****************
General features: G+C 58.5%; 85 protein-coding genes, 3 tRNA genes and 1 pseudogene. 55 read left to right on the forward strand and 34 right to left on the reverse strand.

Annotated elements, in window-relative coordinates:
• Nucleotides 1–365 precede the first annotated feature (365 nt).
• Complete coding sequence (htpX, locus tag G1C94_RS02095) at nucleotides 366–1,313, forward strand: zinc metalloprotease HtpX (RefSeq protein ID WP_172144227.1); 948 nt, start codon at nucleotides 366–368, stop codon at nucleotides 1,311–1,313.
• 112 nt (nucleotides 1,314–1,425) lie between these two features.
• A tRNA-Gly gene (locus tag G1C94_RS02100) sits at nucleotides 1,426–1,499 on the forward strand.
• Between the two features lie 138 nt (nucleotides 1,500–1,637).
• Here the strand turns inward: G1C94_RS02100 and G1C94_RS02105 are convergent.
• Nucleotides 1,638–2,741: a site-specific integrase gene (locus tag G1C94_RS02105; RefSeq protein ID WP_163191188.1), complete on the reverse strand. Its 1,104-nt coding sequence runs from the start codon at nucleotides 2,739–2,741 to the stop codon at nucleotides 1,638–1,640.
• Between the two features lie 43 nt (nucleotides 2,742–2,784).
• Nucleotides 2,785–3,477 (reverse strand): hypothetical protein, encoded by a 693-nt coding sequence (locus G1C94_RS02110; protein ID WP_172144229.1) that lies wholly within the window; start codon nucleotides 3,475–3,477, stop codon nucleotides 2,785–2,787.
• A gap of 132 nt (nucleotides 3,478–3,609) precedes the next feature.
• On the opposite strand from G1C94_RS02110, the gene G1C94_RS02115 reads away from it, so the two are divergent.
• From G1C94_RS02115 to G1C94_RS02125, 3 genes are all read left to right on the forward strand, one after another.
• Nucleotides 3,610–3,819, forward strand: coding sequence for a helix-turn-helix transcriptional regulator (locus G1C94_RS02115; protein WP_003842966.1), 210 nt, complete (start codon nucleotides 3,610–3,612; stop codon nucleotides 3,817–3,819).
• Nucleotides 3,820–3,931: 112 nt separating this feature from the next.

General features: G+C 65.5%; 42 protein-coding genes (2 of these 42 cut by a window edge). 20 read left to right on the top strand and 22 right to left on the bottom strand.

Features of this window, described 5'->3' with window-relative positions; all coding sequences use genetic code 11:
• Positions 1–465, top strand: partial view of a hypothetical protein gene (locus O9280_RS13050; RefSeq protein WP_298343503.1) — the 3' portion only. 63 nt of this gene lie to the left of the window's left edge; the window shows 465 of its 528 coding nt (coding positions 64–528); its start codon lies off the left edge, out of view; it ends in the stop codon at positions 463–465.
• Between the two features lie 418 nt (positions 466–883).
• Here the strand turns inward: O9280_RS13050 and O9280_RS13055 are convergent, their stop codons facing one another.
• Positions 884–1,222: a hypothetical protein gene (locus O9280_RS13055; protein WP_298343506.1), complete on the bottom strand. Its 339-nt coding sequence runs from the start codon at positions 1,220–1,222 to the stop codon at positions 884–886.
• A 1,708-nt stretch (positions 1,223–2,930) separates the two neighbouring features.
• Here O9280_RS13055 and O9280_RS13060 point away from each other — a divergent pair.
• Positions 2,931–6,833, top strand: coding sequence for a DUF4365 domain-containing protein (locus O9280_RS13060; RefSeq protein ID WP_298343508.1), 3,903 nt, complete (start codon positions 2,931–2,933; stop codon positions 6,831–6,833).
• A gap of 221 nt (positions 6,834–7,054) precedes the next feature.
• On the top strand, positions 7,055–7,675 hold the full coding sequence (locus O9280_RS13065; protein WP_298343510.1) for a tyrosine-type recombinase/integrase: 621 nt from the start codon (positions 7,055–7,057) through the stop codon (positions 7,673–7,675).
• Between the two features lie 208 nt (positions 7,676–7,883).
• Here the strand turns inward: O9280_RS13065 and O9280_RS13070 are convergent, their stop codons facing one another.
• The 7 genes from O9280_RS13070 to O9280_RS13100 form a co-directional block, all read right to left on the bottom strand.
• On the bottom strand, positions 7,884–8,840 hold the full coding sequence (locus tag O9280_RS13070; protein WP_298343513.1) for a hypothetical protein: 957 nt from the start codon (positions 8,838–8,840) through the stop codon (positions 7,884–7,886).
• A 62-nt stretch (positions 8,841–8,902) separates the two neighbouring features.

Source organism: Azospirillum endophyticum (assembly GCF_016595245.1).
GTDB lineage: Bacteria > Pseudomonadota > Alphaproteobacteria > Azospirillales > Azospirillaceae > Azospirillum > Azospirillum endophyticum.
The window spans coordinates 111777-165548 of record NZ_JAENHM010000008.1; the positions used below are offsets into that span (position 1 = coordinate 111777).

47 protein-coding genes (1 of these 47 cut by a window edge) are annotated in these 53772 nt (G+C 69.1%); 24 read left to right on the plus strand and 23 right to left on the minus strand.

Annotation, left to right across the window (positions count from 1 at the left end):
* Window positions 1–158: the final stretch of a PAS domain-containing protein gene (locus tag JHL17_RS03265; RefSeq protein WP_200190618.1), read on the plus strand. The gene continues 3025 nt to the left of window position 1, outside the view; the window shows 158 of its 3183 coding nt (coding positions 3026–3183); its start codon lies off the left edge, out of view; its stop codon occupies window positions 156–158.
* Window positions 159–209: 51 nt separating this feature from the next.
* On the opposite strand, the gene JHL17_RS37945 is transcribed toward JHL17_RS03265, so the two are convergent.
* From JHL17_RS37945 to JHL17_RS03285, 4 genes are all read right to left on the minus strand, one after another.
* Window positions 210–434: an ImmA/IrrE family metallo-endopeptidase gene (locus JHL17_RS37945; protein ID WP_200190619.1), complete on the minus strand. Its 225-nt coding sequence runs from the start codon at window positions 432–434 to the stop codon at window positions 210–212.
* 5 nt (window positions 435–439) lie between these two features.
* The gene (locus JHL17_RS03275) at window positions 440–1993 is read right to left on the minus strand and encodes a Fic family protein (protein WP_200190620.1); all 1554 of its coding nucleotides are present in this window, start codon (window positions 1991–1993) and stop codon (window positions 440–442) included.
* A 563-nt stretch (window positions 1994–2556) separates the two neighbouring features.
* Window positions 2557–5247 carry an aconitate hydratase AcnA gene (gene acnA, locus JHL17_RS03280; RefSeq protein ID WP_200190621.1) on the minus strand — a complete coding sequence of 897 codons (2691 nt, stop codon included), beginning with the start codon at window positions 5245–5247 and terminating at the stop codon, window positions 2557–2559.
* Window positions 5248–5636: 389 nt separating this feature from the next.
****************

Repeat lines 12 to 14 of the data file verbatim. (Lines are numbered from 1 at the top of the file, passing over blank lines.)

• A gap of 132 nt (nucleotides 3,478–3,609) precedes the next feature.
• On the opposite strand from G1C94_RS02110, the gene G1C94_RS02115 reads away from it, so the two are divergent.
• From G1C94_RS02115 to G1C94_RS02125, 3 genes are all read left to right on the forward strand, one after another.